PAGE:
Labour has called for ‘community courts’ to tackle the increasingly disproportionate number of black, Asian and minority ethnic people in the criminal justice system.

David Lammy, when he was a backbencher, recommended giving communities a greater role in hearings involving first-time offenders in his government-commissioned race review. Now, as shadow justice secretary, the Tottenham MP has reiterated the need for community courts.

Lammy was speaking at an event hosted by the Centre for Justice Innovation, a legal thinktank, on the state of the youth court.

Shadow Justice Secretary David Lammy

Lammy: reiterates youth justice recommendation from government-commissioned review

Source: George Cracknell Wright/LNP/Shutterstock

The event heard that when Lammy completed his review, 41% of the children in prison were black, Asian or minority ethnic in a country where these groups make up only 14% of the population. The prison figure is now 51%.

Lammy said: ‘We have got a lot of young people from BAME communities who have very low trust in the criminal justice system. Their perceptions of magistrates and judges is [that they are] a very long way from the communities they represent. The real issues are where are the working-class magistrates and judges? Where are the BAME magistrates and judges? There are significant parts of the country, with significant BAME populations, where there is no BAME judge or magistrate in sight.’

The shadow justice secretary said a problem-solving approach was needed. ‘We need community courts, particularly for first and second-time offenders.’ He mentioned other countries that have adopted a community-based approach, such as New Zealand’s Rangatahi courts, which feature in his review.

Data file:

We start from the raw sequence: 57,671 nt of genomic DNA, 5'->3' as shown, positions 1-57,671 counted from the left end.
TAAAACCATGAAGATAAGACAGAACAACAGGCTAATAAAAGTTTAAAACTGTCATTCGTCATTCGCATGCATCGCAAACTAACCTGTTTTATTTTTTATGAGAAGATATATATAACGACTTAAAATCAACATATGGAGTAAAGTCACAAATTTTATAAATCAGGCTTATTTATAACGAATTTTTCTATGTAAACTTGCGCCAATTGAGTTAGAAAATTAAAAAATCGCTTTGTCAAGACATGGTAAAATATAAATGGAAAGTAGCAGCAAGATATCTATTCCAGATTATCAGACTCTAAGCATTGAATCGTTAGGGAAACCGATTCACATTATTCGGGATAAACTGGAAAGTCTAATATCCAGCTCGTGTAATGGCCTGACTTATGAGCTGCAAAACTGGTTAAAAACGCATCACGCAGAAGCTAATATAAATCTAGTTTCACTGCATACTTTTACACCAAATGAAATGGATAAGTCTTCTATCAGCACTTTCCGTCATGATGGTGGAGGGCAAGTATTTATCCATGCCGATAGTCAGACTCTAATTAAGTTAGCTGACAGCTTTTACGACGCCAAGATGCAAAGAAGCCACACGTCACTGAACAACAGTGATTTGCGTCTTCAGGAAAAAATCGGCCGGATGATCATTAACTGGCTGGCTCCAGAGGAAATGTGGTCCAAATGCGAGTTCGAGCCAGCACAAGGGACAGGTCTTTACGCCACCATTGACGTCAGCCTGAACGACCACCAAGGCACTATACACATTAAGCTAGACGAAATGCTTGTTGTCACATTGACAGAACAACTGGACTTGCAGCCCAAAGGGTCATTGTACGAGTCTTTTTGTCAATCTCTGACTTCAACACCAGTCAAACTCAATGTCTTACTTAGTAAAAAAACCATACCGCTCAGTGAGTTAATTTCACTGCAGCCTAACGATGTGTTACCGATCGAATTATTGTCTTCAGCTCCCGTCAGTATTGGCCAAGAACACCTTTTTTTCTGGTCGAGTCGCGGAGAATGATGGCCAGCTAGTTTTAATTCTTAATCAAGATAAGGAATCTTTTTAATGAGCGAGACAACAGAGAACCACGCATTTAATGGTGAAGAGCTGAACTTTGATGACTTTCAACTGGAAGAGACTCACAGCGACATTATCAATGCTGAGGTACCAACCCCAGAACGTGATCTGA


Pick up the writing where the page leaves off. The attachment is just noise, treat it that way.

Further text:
Lammy highlighted another recommendation - to seal criminal records. Pointing out that people may have committed offending behaviour when they were young, he said it was a tragedy that ‘our system condemns young people to a life of crime because they cannot get a job or they have to declare their criminal record to every employer at every single stage of the process. I do not understand why our system is doing this.’

The event also heard the challenge that police powers to release suspects under investigation is having on young defendants.

Youth justice expert adviser Kate Aubrey-Johnson, a barrister at Garden Court Chambers, said RUI made it difficult for lawyers to keep track of cases, which they might assume have been dropped or dealt with by diversion, not realising that the young person may later receive a postal requisition to appear in court.

Aubrey-Johnson added that it was ‘completely unacceptable’ that very junior lawyers can go into the youth court without any specific training in understanding the children they will be representing.

She said: ‘When I was a junior barrister the phrase was “you cut your teeth in the youth court”. It’s unacceptable. The youth court should be considered as having far greater status – lawyers have to acquire the skills and expertise to represent children.’ 


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